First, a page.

Wednesday, December 05, 2007

The Working Group at Work

In the middle of all of this fun was the original purpose of the journey. Over the course of a day and a half, the International Working Group on Online Consultation and Public Policy Making accomplished a number of things. We continued to get to know one another, broadened our intellectual network by hearing from DEMO-Net (a European Union-funded research group), and made progress on our book project.

On this last score, my particular subgroup had what I thought was a very productive session. Andy Chadwick has some great ideas about how we ought to think about Web 2.0 in the area of e-democracy. To "get real" about what we can expect from user-generated content (e.g., blogs, YouTube) without becoming overly cynical. For my part, I will be heading up our efforts to analyze what sorts of governments are more likely to be innovative when it comes to e-democracy and what kinds are more likely to be laggards.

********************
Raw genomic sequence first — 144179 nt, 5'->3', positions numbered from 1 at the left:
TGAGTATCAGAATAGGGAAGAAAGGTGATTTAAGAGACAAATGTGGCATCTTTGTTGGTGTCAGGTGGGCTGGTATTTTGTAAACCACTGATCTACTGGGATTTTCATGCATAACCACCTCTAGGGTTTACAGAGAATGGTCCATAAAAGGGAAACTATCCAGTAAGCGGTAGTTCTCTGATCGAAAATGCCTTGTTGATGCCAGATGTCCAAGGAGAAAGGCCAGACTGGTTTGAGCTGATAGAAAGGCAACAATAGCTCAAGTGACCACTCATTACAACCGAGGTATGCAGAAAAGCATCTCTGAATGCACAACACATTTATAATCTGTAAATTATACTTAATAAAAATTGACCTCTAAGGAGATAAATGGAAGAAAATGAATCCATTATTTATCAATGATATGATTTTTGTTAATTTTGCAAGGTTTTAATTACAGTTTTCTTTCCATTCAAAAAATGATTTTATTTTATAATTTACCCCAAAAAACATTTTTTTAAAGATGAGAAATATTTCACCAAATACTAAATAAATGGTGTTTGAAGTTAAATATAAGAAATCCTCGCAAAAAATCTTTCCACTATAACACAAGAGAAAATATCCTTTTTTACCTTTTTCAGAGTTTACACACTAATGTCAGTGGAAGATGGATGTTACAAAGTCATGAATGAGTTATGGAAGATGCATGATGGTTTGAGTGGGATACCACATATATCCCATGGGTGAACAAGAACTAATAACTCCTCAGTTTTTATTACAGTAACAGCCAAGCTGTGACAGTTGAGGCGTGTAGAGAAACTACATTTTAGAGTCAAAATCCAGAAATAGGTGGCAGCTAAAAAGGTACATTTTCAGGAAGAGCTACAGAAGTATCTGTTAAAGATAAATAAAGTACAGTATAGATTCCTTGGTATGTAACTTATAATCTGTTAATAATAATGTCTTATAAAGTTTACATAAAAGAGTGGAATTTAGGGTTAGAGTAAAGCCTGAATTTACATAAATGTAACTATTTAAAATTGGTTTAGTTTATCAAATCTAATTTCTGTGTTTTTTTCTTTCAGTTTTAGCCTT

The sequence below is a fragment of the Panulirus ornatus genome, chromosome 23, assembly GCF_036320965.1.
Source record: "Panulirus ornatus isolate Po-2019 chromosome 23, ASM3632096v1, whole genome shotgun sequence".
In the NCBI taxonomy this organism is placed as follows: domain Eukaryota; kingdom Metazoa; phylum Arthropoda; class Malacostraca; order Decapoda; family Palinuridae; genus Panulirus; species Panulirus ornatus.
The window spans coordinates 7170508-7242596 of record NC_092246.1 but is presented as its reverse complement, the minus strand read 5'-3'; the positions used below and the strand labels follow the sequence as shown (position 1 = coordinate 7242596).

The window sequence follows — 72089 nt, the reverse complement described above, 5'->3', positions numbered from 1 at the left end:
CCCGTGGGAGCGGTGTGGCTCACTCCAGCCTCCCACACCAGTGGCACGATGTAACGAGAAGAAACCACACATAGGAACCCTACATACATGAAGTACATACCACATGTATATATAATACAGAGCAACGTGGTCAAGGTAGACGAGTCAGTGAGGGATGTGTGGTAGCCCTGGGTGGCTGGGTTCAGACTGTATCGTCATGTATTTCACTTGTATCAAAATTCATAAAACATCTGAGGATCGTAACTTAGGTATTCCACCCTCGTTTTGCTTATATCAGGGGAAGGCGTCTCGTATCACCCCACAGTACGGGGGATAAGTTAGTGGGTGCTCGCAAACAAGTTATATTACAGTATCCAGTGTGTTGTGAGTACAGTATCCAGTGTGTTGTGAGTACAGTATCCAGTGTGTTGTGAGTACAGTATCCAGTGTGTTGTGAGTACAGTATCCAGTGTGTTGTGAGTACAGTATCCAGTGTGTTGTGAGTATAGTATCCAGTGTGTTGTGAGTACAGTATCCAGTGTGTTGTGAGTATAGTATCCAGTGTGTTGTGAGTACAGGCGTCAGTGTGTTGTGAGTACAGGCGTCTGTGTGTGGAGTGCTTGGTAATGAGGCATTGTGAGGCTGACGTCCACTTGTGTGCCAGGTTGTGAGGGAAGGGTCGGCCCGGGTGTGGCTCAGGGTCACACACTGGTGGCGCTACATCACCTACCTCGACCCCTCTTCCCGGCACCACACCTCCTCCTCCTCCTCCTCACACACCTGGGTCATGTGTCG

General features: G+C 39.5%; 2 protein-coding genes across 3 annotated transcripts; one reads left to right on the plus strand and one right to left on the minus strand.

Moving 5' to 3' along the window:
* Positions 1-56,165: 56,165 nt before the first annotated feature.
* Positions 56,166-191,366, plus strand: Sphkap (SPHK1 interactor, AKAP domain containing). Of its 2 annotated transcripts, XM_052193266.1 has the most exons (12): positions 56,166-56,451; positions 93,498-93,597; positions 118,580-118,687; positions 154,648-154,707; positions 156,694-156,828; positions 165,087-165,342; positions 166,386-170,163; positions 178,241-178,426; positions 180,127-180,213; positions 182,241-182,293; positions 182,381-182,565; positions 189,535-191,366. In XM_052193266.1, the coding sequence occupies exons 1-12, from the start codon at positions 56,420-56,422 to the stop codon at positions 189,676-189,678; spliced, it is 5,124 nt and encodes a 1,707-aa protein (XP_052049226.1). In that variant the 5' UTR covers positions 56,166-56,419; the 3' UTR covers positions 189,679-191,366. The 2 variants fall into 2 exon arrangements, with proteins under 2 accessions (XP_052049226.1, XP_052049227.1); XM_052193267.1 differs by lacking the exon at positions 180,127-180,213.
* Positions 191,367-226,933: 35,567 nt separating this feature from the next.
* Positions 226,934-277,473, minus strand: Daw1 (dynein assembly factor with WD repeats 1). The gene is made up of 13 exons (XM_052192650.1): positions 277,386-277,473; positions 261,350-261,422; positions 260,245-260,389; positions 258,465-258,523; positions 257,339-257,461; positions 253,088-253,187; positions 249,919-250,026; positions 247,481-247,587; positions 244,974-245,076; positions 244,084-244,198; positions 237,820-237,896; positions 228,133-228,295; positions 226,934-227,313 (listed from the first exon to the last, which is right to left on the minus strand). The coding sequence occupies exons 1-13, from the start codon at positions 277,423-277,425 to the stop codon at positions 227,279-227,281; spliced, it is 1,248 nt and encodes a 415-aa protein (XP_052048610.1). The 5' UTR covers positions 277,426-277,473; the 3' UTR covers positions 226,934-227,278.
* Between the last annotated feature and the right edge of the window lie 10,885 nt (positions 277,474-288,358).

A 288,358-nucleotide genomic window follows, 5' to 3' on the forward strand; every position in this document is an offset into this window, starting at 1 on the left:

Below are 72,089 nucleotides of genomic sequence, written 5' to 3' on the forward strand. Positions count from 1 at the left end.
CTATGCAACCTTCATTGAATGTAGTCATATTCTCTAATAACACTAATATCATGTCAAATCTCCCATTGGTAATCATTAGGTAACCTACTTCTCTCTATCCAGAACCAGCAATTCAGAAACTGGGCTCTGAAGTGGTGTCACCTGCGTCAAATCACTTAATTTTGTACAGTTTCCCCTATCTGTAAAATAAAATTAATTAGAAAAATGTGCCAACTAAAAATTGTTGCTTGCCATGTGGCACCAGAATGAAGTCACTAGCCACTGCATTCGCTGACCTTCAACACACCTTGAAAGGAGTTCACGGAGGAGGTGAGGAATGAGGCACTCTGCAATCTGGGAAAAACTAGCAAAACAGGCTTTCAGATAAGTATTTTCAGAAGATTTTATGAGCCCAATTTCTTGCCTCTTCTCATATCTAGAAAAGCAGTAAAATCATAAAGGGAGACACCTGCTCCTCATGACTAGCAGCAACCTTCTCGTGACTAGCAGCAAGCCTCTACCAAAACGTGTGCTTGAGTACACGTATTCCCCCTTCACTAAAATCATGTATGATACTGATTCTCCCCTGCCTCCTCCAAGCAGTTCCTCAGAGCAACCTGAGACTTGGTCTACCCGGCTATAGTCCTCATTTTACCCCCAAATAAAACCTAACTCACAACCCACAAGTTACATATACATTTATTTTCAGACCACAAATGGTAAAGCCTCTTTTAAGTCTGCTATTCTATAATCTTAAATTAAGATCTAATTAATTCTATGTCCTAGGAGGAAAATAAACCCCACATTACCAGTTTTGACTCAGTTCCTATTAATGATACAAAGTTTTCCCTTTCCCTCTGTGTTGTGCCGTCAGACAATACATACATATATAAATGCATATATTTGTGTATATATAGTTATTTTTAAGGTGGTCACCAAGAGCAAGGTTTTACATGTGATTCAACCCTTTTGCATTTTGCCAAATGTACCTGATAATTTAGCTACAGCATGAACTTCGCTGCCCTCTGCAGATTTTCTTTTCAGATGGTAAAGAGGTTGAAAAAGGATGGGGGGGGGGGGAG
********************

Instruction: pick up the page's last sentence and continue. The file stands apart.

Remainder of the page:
Finally, under the lead of Jeff Lubbers and Sungsoo Hwang, we will be surveying government bureaucrats about their attitudes toward e-consultation. The progress we made on this chapter was, I think, our most important accomplishment. We now have some basic topics and survey questions, as well as an online tool (SurveyMonkey) to implement our instrument. If all of this comes together as planned, we will have three nice chapters that tell us (a) what government bureaucrats want out of e-government, (b) how these preferences translate into action at the institutional level, and (c) a theoretical framework for tying the analyses together.

Work, group, work!



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